Fast Mapping in Lexical Development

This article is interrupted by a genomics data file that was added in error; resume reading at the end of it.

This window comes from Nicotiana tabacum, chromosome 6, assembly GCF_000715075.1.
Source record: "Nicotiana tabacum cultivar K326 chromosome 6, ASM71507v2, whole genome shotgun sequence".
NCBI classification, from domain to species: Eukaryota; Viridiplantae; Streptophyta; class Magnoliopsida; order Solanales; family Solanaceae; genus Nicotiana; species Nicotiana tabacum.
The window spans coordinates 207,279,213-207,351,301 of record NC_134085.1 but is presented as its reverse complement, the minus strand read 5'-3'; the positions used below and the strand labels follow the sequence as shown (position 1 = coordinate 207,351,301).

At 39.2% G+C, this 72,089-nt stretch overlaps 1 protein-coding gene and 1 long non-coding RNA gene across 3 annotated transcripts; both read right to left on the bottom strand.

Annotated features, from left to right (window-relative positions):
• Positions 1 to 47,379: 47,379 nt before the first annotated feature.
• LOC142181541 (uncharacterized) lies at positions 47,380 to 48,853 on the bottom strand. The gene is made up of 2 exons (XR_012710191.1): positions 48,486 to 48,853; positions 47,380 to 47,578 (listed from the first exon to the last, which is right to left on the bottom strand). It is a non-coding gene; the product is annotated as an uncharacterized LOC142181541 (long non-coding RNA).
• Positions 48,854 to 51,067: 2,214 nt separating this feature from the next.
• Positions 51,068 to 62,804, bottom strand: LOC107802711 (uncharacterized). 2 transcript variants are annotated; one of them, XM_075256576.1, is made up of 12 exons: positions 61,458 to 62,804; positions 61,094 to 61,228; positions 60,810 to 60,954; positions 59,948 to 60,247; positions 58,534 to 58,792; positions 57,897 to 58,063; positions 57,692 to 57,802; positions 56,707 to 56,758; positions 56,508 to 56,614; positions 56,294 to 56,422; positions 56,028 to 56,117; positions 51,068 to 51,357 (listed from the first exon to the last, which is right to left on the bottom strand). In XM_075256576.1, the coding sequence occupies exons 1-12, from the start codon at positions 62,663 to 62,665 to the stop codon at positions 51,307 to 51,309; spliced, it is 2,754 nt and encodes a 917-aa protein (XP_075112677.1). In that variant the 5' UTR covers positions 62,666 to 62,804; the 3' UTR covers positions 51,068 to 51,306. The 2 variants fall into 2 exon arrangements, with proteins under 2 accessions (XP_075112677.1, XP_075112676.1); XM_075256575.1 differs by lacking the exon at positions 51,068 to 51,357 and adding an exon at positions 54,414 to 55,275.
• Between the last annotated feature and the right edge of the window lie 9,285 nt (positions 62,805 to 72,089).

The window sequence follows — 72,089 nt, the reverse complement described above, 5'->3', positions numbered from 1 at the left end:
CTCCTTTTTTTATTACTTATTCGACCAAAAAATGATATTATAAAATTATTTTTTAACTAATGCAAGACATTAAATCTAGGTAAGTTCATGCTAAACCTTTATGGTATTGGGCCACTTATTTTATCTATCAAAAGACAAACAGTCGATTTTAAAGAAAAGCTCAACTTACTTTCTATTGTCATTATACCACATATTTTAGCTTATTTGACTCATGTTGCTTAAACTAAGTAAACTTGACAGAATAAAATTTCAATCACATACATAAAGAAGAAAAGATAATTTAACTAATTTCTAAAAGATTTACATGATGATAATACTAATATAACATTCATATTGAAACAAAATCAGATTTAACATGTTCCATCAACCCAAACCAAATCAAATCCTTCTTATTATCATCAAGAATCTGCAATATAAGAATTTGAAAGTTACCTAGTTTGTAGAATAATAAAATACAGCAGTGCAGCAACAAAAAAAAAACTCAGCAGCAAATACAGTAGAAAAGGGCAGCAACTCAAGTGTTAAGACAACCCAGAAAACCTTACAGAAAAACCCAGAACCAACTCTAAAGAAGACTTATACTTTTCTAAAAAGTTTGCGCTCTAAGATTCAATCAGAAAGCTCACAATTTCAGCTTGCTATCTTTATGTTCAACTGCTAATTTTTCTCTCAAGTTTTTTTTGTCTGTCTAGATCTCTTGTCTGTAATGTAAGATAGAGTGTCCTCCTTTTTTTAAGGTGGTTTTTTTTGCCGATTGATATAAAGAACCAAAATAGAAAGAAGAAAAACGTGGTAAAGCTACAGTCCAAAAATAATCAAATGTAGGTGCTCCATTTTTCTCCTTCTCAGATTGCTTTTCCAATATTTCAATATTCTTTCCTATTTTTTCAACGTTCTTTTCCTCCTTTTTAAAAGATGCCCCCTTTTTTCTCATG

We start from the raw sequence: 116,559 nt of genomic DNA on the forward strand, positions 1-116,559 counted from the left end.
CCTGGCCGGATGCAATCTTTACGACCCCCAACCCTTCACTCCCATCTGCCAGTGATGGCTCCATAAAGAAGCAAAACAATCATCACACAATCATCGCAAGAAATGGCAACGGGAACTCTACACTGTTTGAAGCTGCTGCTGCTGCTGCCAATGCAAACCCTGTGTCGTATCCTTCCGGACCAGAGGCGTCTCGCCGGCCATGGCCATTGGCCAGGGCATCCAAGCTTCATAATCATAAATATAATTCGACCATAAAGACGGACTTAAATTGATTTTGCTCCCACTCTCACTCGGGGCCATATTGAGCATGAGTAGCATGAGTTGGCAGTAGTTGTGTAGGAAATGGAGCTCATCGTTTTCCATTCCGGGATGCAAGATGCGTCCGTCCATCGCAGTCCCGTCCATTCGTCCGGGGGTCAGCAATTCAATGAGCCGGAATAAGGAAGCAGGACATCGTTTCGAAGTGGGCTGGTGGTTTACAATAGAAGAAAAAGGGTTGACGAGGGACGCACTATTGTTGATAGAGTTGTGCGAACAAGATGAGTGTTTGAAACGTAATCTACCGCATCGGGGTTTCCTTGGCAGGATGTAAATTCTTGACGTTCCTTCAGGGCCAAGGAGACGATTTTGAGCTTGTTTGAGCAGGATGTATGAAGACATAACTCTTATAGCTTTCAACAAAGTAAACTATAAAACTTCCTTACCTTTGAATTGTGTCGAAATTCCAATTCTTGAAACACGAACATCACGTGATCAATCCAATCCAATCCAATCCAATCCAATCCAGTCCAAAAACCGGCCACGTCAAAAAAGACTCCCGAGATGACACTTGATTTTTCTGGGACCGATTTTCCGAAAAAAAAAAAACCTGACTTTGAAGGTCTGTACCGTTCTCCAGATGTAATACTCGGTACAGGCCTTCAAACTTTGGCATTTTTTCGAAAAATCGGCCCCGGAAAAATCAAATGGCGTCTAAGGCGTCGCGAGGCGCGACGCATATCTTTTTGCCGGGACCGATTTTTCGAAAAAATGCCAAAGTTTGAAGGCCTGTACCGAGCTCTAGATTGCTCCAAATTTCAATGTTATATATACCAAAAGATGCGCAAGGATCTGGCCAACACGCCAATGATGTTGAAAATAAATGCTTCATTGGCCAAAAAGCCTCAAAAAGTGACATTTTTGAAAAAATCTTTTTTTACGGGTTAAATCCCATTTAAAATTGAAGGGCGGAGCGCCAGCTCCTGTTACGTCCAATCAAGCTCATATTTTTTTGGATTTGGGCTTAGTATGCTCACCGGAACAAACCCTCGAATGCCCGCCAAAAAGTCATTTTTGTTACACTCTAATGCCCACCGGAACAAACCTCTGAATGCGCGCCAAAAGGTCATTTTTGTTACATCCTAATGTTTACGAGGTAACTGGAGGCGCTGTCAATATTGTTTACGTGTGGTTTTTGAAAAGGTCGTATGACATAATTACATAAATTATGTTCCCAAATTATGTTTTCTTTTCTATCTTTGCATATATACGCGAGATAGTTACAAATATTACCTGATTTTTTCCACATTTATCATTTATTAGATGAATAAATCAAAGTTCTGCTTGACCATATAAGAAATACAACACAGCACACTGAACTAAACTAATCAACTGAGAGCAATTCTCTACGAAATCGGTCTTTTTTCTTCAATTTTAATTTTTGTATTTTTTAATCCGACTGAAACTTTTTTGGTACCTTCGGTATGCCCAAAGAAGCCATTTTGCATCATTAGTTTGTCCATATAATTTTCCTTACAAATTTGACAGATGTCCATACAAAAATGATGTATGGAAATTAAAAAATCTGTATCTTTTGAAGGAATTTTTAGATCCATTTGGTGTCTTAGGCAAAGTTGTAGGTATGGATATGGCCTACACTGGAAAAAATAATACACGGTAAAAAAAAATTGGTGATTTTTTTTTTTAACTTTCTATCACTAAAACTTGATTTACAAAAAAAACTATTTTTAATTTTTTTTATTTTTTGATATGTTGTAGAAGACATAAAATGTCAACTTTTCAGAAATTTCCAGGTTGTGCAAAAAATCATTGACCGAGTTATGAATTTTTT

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  • The first time children encounter a new word, they form a rough-and-ready hypothesis about its meaning on the basis of the linguistic and nonlinguistic context in which the word is heard, a process known as fast mapping. Fast mapping is made possible by the child's possession of a set of word-learning biases or assumptions, which serve to limit the set of hypotheses the child will consider about a new word's meaning. Fast mapping is particularly facilitated by the child's bias to avoid overlap between the meanings of words. Words are assumed to be mutually exclusive in their reference, such that each word's meaning contrasts with all others. Thus, on hearing an unfamiliar word, the child is immediately able to rule out all potential meanings for ...

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